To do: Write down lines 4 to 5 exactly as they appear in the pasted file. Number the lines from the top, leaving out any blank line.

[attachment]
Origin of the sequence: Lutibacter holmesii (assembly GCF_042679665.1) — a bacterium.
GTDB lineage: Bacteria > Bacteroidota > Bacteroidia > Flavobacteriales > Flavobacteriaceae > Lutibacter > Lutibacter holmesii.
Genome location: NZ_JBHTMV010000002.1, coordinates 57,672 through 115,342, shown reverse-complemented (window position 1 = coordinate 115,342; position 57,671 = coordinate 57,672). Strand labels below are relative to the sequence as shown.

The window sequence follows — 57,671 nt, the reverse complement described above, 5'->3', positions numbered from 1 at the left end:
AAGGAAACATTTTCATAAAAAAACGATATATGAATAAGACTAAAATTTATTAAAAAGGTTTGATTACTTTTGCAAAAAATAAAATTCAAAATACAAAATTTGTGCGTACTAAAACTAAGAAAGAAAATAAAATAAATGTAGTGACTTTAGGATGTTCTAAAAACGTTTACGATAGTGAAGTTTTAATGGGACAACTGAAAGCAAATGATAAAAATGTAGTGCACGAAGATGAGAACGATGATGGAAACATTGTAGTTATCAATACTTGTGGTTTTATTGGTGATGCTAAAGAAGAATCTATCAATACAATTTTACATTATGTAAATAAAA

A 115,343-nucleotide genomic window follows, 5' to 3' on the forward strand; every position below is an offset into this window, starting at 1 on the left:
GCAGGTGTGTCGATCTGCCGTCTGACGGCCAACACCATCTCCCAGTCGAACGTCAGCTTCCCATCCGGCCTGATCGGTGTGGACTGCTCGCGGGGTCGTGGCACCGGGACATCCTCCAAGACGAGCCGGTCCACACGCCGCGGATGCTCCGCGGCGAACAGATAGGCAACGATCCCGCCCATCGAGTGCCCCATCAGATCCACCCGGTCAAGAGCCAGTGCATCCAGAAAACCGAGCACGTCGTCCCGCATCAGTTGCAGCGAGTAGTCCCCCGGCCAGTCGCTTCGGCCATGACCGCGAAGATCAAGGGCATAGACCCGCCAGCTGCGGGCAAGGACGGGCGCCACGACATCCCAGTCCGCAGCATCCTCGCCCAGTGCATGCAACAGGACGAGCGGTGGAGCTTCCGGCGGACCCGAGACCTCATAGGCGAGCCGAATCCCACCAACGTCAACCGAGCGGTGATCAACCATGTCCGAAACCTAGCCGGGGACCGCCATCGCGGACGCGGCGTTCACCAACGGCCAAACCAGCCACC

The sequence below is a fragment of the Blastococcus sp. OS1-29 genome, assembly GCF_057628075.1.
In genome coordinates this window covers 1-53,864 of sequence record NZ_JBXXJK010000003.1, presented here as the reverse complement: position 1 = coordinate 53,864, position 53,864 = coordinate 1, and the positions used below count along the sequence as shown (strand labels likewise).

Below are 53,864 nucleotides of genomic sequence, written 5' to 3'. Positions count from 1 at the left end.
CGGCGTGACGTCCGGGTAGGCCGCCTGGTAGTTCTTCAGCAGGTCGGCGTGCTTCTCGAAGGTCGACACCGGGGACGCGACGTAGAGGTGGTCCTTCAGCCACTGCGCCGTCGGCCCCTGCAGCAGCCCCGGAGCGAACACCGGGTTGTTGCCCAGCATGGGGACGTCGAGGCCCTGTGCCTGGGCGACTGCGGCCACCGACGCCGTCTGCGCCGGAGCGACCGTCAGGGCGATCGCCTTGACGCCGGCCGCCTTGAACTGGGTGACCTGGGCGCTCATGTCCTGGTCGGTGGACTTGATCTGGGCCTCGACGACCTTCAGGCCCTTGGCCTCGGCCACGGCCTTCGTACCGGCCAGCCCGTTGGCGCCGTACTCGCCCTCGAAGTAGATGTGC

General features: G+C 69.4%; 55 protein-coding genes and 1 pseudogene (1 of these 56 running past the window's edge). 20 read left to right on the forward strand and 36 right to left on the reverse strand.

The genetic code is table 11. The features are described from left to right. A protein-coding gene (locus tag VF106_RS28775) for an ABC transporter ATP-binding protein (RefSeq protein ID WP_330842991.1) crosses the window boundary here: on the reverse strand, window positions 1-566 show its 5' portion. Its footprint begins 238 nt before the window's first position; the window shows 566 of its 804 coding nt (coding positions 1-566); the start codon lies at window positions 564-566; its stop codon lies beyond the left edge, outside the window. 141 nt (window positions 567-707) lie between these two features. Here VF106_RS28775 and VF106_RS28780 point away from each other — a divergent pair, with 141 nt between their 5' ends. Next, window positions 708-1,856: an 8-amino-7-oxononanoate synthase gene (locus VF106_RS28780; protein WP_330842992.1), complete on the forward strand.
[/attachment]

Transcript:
The window sequence follows — 57,671 nt, the reverse complement described above, 5'->3', positions numbered from 1 at the left end:
AAGGAAACATTTTCATAAAAAAACGATATATGAATAAGACTAAAATTTATTAAAAAGGTTTGATTACTTTTGCAAAAAATAAAATTCAAAATACAAAATTTGTGCGTACTAAAACTAAGAAAGAAAATAAAATAAATGTAGTGACTTTAGGATGTTCTAAAAACGTTTACGATAGTGAAGTTTTAATGGGACAACTGAAAGCAAATGATAAAAATGTAGTGCACGAAGATGAGAACGATGATGGAAACATTGTAGTTATCAATACTTGTGGTTTTATTGGTGATGCTAAAGAAGAATCTATCAATACAATTTTACATTATGTAAATAAAA